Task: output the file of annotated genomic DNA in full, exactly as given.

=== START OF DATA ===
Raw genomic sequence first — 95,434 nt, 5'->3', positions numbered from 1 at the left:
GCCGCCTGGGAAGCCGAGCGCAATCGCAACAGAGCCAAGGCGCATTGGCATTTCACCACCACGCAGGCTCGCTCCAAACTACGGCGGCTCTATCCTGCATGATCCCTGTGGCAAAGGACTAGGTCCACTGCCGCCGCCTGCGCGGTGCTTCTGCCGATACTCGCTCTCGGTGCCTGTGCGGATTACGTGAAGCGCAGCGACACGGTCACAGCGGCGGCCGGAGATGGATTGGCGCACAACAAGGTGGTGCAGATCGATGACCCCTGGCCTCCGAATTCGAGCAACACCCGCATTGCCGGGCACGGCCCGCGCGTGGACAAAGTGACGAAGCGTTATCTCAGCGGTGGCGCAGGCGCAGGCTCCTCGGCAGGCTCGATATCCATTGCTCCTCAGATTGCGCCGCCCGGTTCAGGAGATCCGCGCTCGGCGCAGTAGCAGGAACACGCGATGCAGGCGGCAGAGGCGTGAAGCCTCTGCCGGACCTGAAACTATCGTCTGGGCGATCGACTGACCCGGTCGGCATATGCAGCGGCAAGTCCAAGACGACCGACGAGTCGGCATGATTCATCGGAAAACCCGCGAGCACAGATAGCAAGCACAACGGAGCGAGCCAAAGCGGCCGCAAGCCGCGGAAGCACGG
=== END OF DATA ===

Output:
Raw genomic sequence first — 95,434 nt, 5'->3', positions numbered from 1 at the left:
GCCGCCTGGGAAGCCGAGCGCAATCGCAACAGAGCCAAGGCGCATTGGCATTTCACCACCACGCAGGCTCGCTCCAAACTACGGCGGCTCTATCCTGCATGATCCCTGTGGCAAAGGACTAGGTCCACTGCCGCCGCCTGCGCGGTGCTTCTGCCGATACTCGCTCTCGGTGCCTGTGCGGATTACGTGAAGCGCAGCGACACGGTCACAGCGGCGGCCGGAGATGGATTGGCGCACAACAAGGTGGTGCAGATCGATGACCCCTGGCCTCCGAATTCGAGCAACACCCGCATTGCCGGGCACGGCCCGCGCGTGGACAAAGTGACGAAGCGTTATCTCAGCGGTGGCGCAGGCGCAGGCTCCTCGGCAGGCTCGATATCCATTGCTCCTCAGATTGCGCCGCCCGGTTCAGGAGATCCGCGCTCGGCGCAGTAGCAGGAACACGCGATGCAGGCGGCAGAGGCGTGAAGCCTCTGCCGGACCTGAAACTATCGTCTGGGCGATCGACTGACCCGGTCGGCATATGCAGCGGCAAGTCCAAGACGACCGACGAGTCGGCATGATTCATCGGAAAACCCGCGAGCACAGATAGCAAGCACAACGGAGCGAGCCAAAGCGGCCGCAAGCCGCGGAAGCACGG